Regions of Cuba

Overview Regions
  • Camagüey
  • Ciego de Avila
  • Cienfuegos
  • Granma
  • Guantánamo
  • Havana
  • Holguín
  • Isle of Youth
  • Las Tunas
  • Matanzas
  • Pinar del Río
  • Sancti Spiritus
  • Santiago de Cuba
  • Villa Clara
  • Other Offshore Islands

Santiago de Cuba

Founded in 1515 by Diego Velásquez, the city and thus the province of Santiago de Cuba was named after the King of Spain’s patron saint, Santiago de Compostela. This eastern province has some of Cuba’s most rugged terrain, mainly due to the Sierra Maestra mountain range which runs through the province and in which Pico Real del Turquino, the country’s highest point is to be found.

Its main crop production in Santiago de Cuba includes sugar, tobacco and citrus fruits. Coffee plantations are also an important part of Santiago’s economy.

The city of Santiago de Cuba was founded in the foothills of this great mountain range and today is the second largest city on the island. There was a time when Santiago was actually Cuba’s capital city. From early on, Santiago was a very important city to the Spanish, which is why it was initially the capital.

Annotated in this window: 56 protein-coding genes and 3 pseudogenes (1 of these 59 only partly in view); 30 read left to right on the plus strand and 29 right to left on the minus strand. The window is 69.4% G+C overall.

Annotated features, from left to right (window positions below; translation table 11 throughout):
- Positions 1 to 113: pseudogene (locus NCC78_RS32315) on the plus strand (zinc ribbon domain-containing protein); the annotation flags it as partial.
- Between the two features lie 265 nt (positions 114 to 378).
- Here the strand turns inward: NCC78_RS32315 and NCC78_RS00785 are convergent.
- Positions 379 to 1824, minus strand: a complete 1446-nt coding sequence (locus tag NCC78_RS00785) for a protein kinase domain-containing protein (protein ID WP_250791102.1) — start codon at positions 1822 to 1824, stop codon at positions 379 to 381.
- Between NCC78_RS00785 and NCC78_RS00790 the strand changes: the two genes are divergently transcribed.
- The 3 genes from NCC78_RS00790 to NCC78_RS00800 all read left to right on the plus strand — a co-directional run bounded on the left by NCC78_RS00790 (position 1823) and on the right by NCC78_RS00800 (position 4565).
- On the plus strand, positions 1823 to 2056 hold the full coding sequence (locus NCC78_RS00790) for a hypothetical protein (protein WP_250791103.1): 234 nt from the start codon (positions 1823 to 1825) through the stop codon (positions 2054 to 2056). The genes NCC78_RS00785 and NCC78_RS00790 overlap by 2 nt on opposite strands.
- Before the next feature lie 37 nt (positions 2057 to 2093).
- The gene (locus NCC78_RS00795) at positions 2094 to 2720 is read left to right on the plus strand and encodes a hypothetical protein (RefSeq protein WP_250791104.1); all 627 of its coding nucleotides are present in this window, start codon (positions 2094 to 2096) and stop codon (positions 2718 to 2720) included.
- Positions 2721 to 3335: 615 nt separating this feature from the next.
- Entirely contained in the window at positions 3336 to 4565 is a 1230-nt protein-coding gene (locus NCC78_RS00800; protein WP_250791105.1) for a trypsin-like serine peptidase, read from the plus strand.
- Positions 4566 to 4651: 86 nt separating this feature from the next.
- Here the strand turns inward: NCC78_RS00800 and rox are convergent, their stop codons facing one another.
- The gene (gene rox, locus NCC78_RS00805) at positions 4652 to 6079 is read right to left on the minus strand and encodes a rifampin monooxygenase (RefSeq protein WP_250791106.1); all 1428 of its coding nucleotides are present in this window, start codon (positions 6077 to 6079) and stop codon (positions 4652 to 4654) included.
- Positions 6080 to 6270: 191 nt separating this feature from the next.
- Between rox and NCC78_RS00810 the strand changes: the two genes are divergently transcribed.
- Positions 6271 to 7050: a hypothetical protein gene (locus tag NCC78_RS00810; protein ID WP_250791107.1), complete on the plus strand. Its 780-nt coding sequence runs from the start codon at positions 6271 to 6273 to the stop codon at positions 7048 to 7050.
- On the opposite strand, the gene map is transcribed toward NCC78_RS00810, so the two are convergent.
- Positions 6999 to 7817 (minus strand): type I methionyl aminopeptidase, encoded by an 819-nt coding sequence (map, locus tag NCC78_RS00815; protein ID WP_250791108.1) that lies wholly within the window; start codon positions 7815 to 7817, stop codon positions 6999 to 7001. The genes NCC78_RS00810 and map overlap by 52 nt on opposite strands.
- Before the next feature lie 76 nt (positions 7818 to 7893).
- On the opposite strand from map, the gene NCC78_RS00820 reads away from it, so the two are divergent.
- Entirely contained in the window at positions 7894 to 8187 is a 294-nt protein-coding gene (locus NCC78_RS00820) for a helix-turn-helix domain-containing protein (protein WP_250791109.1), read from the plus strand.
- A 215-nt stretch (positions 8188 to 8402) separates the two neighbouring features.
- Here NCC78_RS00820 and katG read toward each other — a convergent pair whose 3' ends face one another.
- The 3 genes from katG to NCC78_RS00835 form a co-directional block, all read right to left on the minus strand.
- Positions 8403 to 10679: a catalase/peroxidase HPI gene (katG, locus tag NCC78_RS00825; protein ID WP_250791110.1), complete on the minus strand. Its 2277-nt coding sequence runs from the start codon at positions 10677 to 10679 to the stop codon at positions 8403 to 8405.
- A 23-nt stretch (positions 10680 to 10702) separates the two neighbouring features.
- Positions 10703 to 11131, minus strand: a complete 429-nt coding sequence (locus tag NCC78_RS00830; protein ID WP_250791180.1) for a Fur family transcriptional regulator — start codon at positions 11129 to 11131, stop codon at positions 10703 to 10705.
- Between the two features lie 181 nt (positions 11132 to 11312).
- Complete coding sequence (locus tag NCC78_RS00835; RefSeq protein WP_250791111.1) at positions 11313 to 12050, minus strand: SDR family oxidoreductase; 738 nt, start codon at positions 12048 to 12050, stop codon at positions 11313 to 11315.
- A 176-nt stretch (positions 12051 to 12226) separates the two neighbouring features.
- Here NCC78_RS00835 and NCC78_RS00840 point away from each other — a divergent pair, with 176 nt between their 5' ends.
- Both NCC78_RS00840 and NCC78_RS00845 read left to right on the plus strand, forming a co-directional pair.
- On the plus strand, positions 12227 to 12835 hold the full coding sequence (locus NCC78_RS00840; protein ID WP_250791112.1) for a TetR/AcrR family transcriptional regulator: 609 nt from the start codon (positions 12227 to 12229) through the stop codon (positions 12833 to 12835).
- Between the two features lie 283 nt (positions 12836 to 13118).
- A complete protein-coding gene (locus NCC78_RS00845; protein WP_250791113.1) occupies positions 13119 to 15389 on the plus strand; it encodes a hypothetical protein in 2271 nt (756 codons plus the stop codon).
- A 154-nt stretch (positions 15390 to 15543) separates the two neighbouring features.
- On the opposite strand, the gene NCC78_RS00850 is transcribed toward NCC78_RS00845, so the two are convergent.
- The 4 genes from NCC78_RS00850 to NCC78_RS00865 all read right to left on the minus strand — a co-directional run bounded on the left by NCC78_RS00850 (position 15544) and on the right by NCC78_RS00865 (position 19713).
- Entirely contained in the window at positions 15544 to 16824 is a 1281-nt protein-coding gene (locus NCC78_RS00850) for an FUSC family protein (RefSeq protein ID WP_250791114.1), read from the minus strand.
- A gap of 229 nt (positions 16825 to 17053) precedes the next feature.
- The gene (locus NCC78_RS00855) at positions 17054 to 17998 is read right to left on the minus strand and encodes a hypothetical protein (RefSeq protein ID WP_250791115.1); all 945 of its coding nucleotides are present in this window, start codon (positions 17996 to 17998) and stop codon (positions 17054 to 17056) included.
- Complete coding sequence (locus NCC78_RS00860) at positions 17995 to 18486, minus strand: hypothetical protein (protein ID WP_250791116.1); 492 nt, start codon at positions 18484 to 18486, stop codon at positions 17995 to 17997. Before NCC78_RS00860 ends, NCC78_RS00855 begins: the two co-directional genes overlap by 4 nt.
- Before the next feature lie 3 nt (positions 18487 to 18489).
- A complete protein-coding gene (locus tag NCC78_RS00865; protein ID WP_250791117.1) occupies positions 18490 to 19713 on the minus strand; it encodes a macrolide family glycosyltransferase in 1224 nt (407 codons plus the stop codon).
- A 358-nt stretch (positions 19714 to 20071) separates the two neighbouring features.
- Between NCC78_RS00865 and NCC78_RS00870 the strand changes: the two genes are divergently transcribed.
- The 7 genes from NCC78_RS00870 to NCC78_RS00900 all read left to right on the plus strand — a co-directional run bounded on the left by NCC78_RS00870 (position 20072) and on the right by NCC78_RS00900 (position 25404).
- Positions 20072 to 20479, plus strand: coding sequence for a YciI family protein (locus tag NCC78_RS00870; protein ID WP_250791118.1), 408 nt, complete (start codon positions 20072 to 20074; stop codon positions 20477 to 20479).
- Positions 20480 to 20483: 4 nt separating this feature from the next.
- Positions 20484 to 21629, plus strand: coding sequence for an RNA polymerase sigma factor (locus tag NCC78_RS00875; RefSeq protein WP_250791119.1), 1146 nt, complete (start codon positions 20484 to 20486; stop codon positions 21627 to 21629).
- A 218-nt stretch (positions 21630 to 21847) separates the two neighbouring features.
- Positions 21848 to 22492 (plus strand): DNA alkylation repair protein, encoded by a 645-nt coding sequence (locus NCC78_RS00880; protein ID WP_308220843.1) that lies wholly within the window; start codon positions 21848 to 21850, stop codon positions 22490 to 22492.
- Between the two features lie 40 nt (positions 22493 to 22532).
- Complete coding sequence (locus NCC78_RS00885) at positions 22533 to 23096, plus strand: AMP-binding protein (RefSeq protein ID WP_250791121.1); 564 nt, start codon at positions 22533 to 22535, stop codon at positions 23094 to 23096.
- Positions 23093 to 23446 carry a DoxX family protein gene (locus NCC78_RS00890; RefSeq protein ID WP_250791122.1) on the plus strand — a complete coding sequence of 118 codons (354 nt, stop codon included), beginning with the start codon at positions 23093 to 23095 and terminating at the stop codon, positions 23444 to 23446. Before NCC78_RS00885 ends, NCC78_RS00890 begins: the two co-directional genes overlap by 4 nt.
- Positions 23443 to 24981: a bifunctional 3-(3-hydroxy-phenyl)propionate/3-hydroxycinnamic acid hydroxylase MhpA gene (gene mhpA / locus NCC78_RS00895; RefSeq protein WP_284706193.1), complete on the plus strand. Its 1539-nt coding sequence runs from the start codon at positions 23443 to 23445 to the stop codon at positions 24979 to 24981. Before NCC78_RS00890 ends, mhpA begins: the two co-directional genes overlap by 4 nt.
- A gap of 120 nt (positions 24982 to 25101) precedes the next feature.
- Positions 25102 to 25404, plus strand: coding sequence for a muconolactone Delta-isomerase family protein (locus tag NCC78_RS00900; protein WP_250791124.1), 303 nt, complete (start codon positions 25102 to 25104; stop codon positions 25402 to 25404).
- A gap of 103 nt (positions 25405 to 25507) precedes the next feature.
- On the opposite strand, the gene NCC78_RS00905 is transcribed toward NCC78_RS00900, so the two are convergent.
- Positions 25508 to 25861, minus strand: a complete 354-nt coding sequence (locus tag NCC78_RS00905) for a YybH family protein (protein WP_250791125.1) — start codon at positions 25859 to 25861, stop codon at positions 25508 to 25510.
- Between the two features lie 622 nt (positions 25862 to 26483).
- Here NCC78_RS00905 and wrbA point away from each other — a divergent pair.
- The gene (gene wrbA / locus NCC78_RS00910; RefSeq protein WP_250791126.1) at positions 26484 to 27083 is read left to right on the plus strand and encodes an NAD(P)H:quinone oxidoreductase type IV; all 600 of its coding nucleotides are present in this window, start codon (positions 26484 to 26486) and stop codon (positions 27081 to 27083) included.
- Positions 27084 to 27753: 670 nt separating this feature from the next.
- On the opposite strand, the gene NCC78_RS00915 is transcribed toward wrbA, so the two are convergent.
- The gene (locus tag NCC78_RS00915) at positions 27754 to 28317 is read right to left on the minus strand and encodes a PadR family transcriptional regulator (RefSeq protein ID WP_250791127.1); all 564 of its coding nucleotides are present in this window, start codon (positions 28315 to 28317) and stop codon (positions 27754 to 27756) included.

Santiago has a feisty quality about it which makes it stand out in Cuba. It actually has the title of Hero City, granted by the Government due to the great number of Cubans from the region who fought for Cuban independence against spain and who later participated in the revolution’s cause. It is famous for its rebellious history given the fact that it is part of Oriente, the place where the Revolution was born. This independent nature had its influence in Santiago’s particular culture and today is a very interesting melting pot of African, Spanish, French and numerous other nationalities which for one reason or another all ended up in Santiago. Thus the multiculturalism that is so characteristic throughout Cuba as a whole, is especially noticeable here in Santiago.

The remains of Cuban national hero, José Martí, a great literary figure and leader of the second war of independence against Spain in 1895, are buried in Santiago de Cuba, in the Cemetery of Santa Ifigenia.

An ever more popular tourist destination, visitors will certainly feel at home with the warmth and hospitality of the Santiagueros in what is Cuba’s most Caribbean city.